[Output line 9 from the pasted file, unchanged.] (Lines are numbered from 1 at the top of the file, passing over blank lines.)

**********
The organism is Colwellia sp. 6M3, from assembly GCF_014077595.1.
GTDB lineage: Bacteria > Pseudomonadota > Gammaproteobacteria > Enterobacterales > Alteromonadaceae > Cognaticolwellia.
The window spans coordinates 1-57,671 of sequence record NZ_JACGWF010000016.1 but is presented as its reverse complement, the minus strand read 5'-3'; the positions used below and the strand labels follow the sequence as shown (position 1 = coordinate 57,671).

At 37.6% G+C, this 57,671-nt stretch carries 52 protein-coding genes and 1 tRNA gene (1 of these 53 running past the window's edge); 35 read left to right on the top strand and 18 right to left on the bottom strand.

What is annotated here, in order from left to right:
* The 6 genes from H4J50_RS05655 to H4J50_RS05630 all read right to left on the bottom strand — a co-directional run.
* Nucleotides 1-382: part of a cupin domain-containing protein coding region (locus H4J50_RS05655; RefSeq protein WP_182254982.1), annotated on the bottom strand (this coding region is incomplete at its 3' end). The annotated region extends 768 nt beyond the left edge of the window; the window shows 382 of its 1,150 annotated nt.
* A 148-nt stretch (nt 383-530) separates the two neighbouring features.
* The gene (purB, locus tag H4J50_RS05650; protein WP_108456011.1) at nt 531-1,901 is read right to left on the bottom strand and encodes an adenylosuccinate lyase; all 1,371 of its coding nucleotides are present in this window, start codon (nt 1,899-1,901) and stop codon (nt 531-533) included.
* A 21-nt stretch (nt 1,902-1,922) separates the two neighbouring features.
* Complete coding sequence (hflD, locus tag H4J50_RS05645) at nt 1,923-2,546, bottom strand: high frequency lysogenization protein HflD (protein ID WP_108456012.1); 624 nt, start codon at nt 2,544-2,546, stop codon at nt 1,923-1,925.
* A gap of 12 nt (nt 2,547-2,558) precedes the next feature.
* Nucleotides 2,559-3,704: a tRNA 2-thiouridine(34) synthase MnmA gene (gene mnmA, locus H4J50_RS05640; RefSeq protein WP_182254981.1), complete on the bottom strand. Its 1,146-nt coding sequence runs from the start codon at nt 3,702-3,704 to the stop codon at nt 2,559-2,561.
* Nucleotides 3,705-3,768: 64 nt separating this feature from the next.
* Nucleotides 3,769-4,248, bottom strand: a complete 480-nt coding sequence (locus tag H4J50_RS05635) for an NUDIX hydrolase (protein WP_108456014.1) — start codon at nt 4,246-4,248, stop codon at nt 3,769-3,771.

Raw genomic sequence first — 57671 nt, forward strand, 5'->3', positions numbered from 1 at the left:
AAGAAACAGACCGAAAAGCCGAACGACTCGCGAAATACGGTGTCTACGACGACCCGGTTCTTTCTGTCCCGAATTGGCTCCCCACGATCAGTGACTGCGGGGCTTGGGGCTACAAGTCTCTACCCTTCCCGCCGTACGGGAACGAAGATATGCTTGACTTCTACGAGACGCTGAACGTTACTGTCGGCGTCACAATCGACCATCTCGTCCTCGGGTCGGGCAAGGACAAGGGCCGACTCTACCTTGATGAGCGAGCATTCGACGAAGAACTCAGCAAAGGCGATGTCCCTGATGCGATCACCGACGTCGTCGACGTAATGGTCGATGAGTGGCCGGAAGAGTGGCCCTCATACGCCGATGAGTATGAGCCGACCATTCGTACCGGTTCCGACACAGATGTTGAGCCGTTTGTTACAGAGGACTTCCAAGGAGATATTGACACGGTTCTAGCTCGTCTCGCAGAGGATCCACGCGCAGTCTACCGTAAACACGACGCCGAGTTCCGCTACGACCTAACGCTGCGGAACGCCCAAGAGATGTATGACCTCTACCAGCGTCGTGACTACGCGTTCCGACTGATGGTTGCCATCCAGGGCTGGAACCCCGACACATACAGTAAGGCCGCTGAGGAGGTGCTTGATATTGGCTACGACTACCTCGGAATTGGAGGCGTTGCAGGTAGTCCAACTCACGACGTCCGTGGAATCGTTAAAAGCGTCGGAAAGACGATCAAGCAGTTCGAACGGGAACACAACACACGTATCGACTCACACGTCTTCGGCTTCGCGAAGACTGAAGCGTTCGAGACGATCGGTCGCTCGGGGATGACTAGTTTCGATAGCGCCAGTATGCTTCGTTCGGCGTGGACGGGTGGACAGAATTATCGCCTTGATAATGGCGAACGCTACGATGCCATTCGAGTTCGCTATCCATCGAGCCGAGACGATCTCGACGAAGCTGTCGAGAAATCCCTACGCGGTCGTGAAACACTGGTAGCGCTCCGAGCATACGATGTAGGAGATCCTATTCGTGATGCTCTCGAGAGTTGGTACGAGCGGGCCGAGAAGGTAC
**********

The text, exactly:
* The gene (purB, locus tag H4J50_RS05650; protein WP_108456011.1) at nt 531-1,901 is read right to left on the bottom strand and encodes an adenylosuccinate lyase; all 1,371 of its coding nucleotides are present in this window, start codon (nt 1,899-1,901) and stop codon (nt 531-533) included.